If you popped into the Gallery in June last year, you may have been lucky enough to catch a view of works by exciting young artist Kieran Page. We’re pretty chuffed that he’s back again – and that his new Endangered Species Collection is exclusive to the Mill Tye.
If you’re able, do come to the Gallery to see them in person (all the covid hygiene procedures are in place), but if not take a look at them on our online shop:
Great to look, but also, what fantastic gifts these limited-edition prints would make! 10% of the proceeds from each purchase will go to the World Wide Fund for Nature (WWF) – and obviously, it would be great to make as much as possible for them.
The pandemic has imposed restrictions for everyone and has been a harsh reminder of the fragility of life.
For animals, this is nothing out of the ordinary. Containment, control and threat are a constant danger. Habitats are stripped away by deforestation; hunting poses a threat to life; and freedom of movement is restricted as natural surroundings are hacked away.
Kieran’s latest work, which he started during lockdown, communicates this message. He has chosen wildlife on the International Union for Conservation of Nature (IUCN) red list to create The Endangered Species Collection.
We spoke to Kieran about his collection, comprising 22 new portraits of species ranging from near threatened to critically endangered.
Mill Tye: How did the new collection come about?
“I already had a series on endangered animals in Borneo and Sumatra. During lockdown, I had time to reflect on previous projects and used the period of quiet to shape what I wanted to do next. Nothing came easy as my creative motivation was going through a dip.
“In an attempt to stimulate my creativity, I turned my attention to experimenting with oven bake clay – a material which was very new to me and made me think a bit differently. I started with preliminary sculptural sketches before using the clay, like 3rd angle orthographic sketches. When the clay didn't work out, these drawings and the sculptural way of thinking informed my work on the collection. This is why the portraits in the collection are presented in more of a 3-dimensional way, compared with my previous pieces.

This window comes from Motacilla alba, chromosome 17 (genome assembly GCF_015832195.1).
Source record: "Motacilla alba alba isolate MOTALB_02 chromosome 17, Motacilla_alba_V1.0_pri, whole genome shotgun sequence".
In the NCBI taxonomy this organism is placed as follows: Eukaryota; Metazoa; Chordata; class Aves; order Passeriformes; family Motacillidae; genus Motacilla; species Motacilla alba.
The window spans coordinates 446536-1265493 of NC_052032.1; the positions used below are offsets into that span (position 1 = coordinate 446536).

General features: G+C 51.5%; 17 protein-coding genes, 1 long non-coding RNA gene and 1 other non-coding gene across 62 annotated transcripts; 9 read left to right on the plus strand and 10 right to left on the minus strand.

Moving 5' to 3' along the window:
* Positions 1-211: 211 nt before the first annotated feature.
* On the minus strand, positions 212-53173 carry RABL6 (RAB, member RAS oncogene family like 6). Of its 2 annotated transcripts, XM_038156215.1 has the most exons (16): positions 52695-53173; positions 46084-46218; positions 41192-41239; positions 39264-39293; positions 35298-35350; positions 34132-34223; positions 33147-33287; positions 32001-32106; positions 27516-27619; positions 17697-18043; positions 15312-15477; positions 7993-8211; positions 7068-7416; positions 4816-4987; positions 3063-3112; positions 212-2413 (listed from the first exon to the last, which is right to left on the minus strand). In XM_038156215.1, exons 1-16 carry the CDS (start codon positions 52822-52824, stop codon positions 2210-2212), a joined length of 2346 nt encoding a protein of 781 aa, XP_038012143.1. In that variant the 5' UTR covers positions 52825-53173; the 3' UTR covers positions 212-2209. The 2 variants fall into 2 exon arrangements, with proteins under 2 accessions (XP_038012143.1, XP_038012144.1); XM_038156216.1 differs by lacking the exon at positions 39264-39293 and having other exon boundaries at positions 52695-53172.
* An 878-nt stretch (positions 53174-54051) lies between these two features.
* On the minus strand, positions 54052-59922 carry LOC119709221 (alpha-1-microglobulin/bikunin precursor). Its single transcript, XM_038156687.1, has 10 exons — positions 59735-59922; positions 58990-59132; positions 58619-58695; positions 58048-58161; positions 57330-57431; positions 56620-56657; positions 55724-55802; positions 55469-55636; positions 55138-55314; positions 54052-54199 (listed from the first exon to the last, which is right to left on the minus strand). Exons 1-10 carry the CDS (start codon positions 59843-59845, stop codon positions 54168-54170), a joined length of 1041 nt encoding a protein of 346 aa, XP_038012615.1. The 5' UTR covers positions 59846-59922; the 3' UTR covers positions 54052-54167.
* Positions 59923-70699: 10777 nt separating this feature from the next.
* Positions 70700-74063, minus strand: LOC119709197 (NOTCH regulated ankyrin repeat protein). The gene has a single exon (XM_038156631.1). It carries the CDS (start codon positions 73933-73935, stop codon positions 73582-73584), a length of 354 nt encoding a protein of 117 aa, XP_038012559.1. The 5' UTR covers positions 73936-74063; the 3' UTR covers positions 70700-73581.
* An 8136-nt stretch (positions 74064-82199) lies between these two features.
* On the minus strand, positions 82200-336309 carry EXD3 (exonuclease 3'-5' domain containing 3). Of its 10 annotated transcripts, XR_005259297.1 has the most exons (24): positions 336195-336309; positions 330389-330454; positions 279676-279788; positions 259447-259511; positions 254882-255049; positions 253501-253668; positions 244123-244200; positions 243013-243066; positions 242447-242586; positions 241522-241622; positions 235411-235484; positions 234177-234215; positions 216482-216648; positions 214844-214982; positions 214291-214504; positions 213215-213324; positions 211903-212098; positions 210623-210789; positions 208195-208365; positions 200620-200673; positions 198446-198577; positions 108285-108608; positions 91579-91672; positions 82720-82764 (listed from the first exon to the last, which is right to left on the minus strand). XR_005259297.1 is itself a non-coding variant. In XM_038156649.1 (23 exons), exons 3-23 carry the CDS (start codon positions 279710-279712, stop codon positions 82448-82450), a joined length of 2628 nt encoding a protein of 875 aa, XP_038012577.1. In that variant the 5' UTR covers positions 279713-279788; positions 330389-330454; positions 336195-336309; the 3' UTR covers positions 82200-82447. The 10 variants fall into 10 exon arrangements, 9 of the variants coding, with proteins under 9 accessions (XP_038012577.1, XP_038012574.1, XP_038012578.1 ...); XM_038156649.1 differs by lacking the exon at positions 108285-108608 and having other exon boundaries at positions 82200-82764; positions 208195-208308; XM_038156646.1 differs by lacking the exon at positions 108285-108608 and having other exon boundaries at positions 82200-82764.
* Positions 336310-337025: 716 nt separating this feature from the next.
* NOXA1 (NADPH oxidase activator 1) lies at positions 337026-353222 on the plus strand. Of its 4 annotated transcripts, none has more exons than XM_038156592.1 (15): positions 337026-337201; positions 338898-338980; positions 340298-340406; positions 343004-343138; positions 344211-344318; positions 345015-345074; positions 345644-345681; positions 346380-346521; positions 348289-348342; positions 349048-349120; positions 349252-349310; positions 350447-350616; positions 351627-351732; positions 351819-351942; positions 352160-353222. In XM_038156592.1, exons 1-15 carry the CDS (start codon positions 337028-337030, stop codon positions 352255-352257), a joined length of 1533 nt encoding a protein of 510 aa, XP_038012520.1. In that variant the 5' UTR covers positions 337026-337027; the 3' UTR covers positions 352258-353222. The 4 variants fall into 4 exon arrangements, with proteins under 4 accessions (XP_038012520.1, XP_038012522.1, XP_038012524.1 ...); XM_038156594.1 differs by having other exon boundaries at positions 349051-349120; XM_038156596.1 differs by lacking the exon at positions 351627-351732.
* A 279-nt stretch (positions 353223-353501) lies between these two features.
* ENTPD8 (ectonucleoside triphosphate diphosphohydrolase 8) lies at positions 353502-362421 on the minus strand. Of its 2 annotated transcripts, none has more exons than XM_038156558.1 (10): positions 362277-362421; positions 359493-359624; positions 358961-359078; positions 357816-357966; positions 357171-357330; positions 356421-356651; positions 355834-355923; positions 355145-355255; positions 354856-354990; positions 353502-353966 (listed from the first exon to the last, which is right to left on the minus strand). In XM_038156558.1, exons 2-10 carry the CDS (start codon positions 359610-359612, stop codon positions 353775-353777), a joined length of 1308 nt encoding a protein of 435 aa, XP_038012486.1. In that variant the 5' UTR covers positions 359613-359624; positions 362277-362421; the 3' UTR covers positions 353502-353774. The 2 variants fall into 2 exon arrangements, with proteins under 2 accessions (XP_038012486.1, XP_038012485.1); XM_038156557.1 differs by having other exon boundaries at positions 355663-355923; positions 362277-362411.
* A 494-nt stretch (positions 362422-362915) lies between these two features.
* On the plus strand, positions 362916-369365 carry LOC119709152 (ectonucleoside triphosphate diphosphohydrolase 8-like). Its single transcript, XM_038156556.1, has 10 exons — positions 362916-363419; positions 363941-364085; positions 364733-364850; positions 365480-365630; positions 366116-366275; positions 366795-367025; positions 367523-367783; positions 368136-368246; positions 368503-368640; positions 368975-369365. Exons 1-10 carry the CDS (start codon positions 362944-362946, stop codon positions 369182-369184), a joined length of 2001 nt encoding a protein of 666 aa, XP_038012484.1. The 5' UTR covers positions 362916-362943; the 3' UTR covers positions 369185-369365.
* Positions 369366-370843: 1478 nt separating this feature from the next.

“I tried to cover a wide cross section of animals. Some well-known for being endangered (Orangutan and Elephant); a few also well-known but could come as a surprise to some that they are endangered (Koalas); and some more obscure (Russian Desman).
“Strangely, the rocky creative path I experienced led to the biggest – and probably best - project I’ve done to date.”
MT: What messages of endangerment are portrayed in the portraits?
“So, I’ve written the IUCN red list code on each piece. For example, the Hainan Gibbon is coded ‘CR’ which means critically endangered. There are just 28 of these amazing creatures remaining in the whole world, making it the most critically endangered primate.
“Each code is written in black pen on top of a silver chrome pen ink swirl which gives a metallic effect. By having the metallic shine from the silver chrome pen, it draws attention to the letters, but the subtleness of the silver against the bold black lines and vibrant green background, means it doesn’t take away from the main subject.
“I’ve also used negative space. This means that there is a degree of transparency in the creatures with the background showing through them. This does several things. It conveys the deep connection the species have with their environments – how they are inextricably linked in nature and how fragile those ecosystems are. The negative space also represents their fading away – their disappearance.
“There is a nod to the concept of collector cards. These used to be extremely popular, but the rarer each one was, the more likely it was to be traded as a high price. Just like the endangered species. I’ve illustrated each one as a bust - to give the impression of the animal being a hunting trophy.”
MT: What techniques have you used in the process?
“I’ve used spray-paint for the background. Unintentionally, it gives the impression of wildlife photography where the background recedes, giving a ‘bokeh’ (blurred background) effect.
“I’m a bit of a pen nerd and enjoy using them where possible in my work. For the fine detail in the portraits, I used technical drawing pens which were passed down to me from my grandad. These are the crème de la crème of pens because the high percentage of pigment in the ink allows the pens to draw on various paints. For the nice bold, black outlines on each portrait, I used a Molotow acrylic paint pen – giving a striking frame to each animal. Then I scanned in the portraits and layered them onto the spray-painted backgrounds.”